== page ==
John Sullivan is a cop in 1999 who is down on his luck. One night, after his girlfriend leaves him, he finds an old ham radio and turns it on. Someone contacts him and it turns out to be his Dad, Frank Sullivan from 1969. From then on it's a fast-paced thriller as their contact changes time and they must figure out a way to change it back.
Frequency is a unique film that takes the "what if we changed the past" concept of It's A Wonderful Life, the creativity of The Sixth Sense, the heart of Return to Me, and the intensity of U-571 to form a somewhat schizophrenic mixed genre film with a lot going for it.
A friend and I caught a sneak preview of the movie, which opens April 28th, after seeing the trailer and reading positive reviews for the film. But nothing could prepare us for what we saw. The acting was top-notch and the story was captivating and thrilling, to say the least.
What I liked so much about this film is the fact it's built around a realistic father/son relationship and ordinary characters who are trying to do extraordinary things. The movie has a lot of heart and you really learn to care about the characters and worry what will happen to them. John's struggle with purpose and the loss of his father (even thirty years after the fact) is tough to watch, so it makes it all the more significant when he and his father Frank connect across time through an old ham radio. Their interactions stop Frank from dying thirty years prior, but this only causes more problems as it places Frank in a time and place where he was never originally meant to be. While John is trying to solve a murder case that has resurfaced in his time that had originally began back in Frank's time, the mystery becomes linked in both the present and past, forcing John and Frank (who's merely a firefighter, not a detective like his son) to work together to stop the killer.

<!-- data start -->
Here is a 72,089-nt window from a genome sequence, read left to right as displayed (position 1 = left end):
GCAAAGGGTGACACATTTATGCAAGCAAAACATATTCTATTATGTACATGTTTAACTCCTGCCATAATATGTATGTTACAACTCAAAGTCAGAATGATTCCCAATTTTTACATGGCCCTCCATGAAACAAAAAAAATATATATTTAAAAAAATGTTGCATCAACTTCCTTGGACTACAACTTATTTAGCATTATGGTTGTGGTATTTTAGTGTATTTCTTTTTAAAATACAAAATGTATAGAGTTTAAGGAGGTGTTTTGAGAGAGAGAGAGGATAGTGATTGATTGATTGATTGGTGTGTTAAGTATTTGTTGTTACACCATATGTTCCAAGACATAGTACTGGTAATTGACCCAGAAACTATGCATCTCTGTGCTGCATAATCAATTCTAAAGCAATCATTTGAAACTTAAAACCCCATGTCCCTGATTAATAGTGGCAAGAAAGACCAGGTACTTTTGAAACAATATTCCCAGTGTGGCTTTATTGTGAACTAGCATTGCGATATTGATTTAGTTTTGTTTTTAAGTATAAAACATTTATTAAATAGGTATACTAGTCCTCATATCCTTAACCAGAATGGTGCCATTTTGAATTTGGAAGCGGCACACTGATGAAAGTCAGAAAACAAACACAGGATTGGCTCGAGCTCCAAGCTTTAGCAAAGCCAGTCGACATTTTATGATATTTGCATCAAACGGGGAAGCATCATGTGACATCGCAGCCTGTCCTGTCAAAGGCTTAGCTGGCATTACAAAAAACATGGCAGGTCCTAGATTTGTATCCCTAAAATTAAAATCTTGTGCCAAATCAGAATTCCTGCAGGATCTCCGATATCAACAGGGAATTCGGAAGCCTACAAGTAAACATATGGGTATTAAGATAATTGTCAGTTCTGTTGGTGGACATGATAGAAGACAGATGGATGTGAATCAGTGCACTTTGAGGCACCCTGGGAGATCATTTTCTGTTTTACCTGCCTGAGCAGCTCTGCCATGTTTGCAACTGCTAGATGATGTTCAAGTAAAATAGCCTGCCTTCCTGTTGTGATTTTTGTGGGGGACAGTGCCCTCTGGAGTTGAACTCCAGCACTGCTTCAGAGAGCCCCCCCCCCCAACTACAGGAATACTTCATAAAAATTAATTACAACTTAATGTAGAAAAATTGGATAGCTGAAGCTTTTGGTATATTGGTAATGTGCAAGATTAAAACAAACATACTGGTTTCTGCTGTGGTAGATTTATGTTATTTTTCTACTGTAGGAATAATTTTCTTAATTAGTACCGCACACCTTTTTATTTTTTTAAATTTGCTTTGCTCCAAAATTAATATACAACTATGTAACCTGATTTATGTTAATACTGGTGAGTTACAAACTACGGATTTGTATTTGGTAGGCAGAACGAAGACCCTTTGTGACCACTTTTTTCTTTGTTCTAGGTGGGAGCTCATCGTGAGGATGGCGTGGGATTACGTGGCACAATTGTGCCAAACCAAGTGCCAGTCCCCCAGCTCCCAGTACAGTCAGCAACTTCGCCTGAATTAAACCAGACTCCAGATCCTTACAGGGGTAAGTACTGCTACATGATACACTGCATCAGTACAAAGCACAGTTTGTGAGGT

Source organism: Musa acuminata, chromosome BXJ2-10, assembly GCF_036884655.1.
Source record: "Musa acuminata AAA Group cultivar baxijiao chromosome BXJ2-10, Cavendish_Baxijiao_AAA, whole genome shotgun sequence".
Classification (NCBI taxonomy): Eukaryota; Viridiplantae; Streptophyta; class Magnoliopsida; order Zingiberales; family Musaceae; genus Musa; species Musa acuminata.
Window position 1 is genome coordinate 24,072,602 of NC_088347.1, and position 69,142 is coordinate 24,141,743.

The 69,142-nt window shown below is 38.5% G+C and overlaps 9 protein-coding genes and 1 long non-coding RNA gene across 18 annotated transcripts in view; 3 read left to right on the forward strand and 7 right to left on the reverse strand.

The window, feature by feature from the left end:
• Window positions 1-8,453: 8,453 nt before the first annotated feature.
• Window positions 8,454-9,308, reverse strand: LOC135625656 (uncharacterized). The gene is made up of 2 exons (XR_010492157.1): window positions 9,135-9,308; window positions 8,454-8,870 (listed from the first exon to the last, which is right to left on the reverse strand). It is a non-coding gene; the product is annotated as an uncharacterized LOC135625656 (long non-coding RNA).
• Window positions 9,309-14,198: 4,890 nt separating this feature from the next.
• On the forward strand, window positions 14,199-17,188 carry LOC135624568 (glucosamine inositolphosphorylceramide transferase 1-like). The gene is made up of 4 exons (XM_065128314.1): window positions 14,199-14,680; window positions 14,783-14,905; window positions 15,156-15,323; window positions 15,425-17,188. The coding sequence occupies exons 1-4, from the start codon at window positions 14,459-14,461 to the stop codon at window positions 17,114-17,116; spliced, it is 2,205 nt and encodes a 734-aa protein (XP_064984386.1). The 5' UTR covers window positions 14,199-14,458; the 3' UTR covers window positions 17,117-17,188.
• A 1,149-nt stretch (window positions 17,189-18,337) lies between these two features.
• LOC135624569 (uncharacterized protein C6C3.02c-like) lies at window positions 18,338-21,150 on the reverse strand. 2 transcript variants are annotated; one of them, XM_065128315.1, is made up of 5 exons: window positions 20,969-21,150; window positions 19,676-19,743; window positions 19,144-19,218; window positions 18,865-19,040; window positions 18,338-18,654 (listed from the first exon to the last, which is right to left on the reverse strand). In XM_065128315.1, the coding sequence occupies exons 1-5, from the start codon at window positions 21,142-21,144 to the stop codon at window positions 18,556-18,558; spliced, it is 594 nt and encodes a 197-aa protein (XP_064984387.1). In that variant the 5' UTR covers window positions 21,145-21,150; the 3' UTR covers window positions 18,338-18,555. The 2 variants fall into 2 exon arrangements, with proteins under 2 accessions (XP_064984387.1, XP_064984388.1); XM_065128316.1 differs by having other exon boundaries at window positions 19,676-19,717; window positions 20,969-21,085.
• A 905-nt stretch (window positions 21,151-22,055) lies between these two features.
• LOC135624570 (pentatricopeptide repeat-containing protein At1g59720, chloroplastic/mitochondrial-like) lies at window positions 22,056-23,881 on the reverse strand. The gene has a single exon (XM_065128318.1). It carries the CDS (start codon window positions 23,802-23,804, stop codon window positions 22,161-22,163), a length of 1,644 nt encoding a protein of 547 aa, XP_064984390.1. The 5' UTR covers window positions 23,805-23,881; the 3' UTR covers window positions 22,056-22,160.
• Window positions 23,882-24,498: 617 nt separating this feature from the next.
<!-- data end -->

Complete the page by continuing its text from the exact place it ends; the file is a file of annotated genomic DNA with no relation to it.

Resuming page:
The whirlwind plot left plenty of room for intense sequences and some violent content. Not entirely graphic but with, as the MPAA describes it, "disturbing images," we are treated to a few brief moments that would be unsettling to some. While John is studying the murder case, we see the black and white case photos of the murders. Most of them show dead women in different positions with some blood on them. None of these murders are seen, however, one slightly bloody aftermath is brieflt shown where we see blood on her neck and mouth. It's brief and shown in a dark setting, but it wouldn't have been missed if they didn't show it. The other extent of the "blood/gore" lies in where a character loses his hand when it's shot off in the past (shown very quickly), and it decomposes quickly on the character in the future. It reminds me of the special effects-laden mummy being regenerated (or degenerated) in last Summer's The Mummy. It's kind of gross, but again, brief.
The language isn't too bad for a film like this, but there are a couple "s" words, and other forms of profanity. And the sex/nudity is kept to a very small amount-- the one dead body we see gives a brief glimpse of a girl with her shirt open and bra exposed.
In summary, I thought the movie was phenomenal. I was literally on the edge of my seat by the end. It's not at all for everyone due to its intense nature and material. The violent content makes it definitely not a kids movie. Although it stands as one of my favorite films, it could have been improved upon by less language and less violence overall. Great acting by Dennis Quaid and rising star Jim Caviezel, and a great story, Frequency is surely an underrated thriller.- John DiBiase (reviewed: 4/22/00; re-edited 2/6/07)
Disclaimer: All reviews are based solely on the opinions of the reviewer. Most reviews are rated on how the reviewer enjoyed the film overall, not exclusively on content. However, if the content really affects the reviewer's opinion and experience of the film, it will definitely affect the reviewer's overall rating.
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